This whole day was one of rapture. The vigour, energy, grace and exuberance of the dancers left us all enrapt. We were shaking our heads in astonishment throughout the three hours of non-stop dancing, singing and drumming, performed with generosity of spirit and a deep sense of pride.

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11 Responses to Notes from Ghana #13

  1. Vicky says:

    Your description is wonderfully vivid….I’m so happy for you all. I could hardly wait the time since the last post…but to read one now,so full of excitement and appreciation is a relief and a joy. Please tell all three of my boys I love them and I am counting down till I can hug them again!

  2. Tyse says:

    Hope you are having a great time. I really miss you, Emily.

    From Tyse

  3. Jan Downing says:

    What a fabulous description of your last few days. Thank you for keeping us posted – you are our lifeline. Give Hudson a big squeeze and whisper in his ear that I love him.

  4. Aunt Rita says:

    Hello Willow! I wish I were there with you. I can’t wait to hear of your wonderful adventures but mostly I want to join you in drumming!
    lots of love from Rita

  5. Chris says:

    Sounds like you are having just one experience of a lifetime after another!

    I love the colour of the soil. It reminds me of the east coast of Canada. It also sets off the gorgeous colours of the traditional fabrics so beautifully!

    You are lucky to have such cool temperatures in Ghana. It was 34 degrees here today – 44 with the humidex.

  6. Dev says:

    Wonderful photos, great descriptions of your adventure, nice to see all the smiles.

  7. Duncan, Mac and Gav says:

    Wow, love the group shot with all the assorted colours and happy smiles! We hope someone is getting some video, keen to see all this dancing! To Ben and Jen, Ottawa U eng and sci camp is going well, but bet it is as hot here as it is there! And we have quite the story about the Bluesfest… sending love and can’t wait to see you guys soon!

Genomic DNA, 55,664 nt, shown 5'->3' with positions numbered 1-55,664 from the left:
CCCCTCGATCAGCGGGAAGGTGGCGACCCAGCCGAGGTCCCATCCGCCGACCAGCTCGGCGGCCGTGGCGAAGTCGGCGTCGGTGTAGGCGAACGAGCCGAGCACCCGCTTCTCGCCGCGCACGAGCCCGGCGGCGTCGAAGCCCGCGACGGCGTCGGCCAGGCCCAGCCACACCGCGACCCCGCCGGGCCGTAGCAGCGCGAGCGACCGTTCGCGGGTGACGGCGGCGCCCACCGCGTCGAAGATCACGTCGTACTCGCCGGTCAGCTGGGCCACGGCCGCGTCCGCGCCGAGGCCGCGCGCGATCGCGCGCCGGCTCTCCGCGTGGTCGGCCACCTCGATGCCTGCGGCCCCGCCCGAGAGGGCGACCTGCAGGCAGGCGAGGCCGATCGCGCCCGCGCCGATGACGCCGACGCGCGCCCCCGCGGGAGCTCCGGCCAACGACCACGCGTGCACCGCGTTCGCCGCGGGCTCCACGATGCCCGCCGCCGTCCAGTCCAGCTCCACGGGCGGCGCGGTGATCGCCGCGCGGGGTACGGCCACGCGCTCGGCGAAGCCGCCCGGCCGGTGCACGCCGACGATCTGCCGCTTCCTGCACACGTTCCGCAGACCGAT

8. Madelaine Mageau says:

    This is all so heartwarming: what an unforgettable time you are all having. I can’t wait now to hear more from the lips of my two girls! I’m off to Montreal tomorrow for two weeks so will miss reading the last entries if you have time for more.

  9. Tiffany says:

    It’s so exciting to see you all there. The pictures and postings have definitely kept us feeling connected with all of you and have created a buzz here in Ottawa. Everywhere we go, family members and friends tell us that they read the blog every day and that they can’t stop talking about all of you. Everyone is very impressed with the detailed postings, how happy everyone sounds and what a fantastic experience this is for all of you. All the hard work was definitely worth it. We feel privileged to be a part of such a great group of people. Thanks to everyone for making this experience of a lifetime a reality. Sending hugs to everyone and a big hug to Emily.

  10. Duncan, Mac and Gav says:

    hey its gav i just wanted to say hi to ben and jenni (mom) and i hope your having a greattime in ghana cant wait till u get back

  11. Susan Morrison - Grammy says:

    I really enjoy reading your posts and I am learning a little about Ghana through your comment of exciting adventures – I am so thrilled for everyone!! Please pass on my very best wishes and love to Emily. annot wait to see you and wishing you a safe journey home!!